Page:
Convicted Sex Trafficking Victims Have Chance at Clean Record

Applying for a new job or apartment is hard enough for any of us, right? In the U.S., former sex trafficking victims can hit an even bigger snag when securing employment and housing, especially if they have been (wrongly) convicted of prostitution. So, in addition to physical and emotional recovery from sexual exploitation, these victims often will be denied the basics, as well. How empowering.

Kudos, then, to the State of New York (NYS) for recognizing this issue and proposing legislation that will do something about it. Bill S.4429/A.7670, which is being sponsored by Senator Thomas Duane and Assemblyman Richard Gottfried, will give sex trafficking victims a clean slate by allowing them to expunge their records. The bill has already been passed by the Assembly, and is currently in the Senate Codes Committee.

Here’s how the bill boils down: If a person has been convicted of either prostitution or loitering for the purpose of engaging in prostitution, but in reality was a victim of sex trafficking, then she would be able to have those charges eliminated from her criminal record. And a clear record for those victims, of course, translates to a much better chance at things like a home and paying work. Sweet.

One caveat, however, which has been pointed out by the NYC Bar, lies in a portion of the bill that would require documented proof of victimization before expunging a record. Whoops. Hey, New York, if you need to borrow a red pen to edit this bill, I’ve got a bunch. Because the thing about proof of sex trafficking is that it’s not exactly like getting a note from your mom to say why you were absent from school. As the Bar advises, “Sex trafficking victims may face a host of obstacles, from administrative hurdles to real risks for their safety, in obtaining official documentation of their status.” Basically, it would be complicated, dicey and potentially traumatic, for a victim to acquire this proof.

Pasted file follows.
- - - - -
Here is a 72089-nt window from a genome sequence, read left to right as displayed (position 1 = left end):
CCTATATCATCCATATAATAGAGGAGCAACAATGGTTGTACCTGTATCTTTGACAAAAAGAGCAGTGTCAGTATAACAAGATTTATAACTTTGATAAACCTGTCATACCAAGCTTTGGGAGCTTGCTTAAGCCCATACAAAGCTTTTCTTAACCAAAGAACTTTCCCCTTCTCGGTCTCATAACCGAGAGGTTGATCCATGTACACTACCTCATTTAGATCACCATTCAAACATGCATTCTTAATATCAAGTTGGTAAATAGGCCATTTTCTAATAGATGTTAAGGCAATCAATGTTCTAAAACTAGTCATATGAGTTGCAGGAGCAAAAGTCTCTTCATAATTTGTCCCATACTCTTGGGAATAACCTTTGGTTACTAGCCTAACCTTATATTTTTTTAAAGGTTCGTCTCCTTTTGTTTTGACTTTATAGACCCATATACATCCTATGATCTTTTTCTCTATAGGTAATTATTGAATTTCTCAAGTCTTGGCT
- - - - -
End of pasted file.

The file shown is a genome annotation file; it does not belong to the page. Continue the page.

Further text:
In order to maximize the bill’s effectiveness, the Bar suggests that NYS allow for as broad an interpretation as possible when it comes to this “official documentation.” My two cents? For victims under the age of 18, maybe a birth certificate or driver’s license could suffice. Since all underage prostitutes should be considered victims.

Regardless of these quibbles over language, the bill is smart, appropriate and long overdue. And if it passes — fingers crossed — it will be the first law of its kind in our nation. I predict and hope it’s a trailblazer for other states, giving sex trafficking victims throughout the U.S. a door to recovery that is truly open.

Photo credit: timstock_nyc



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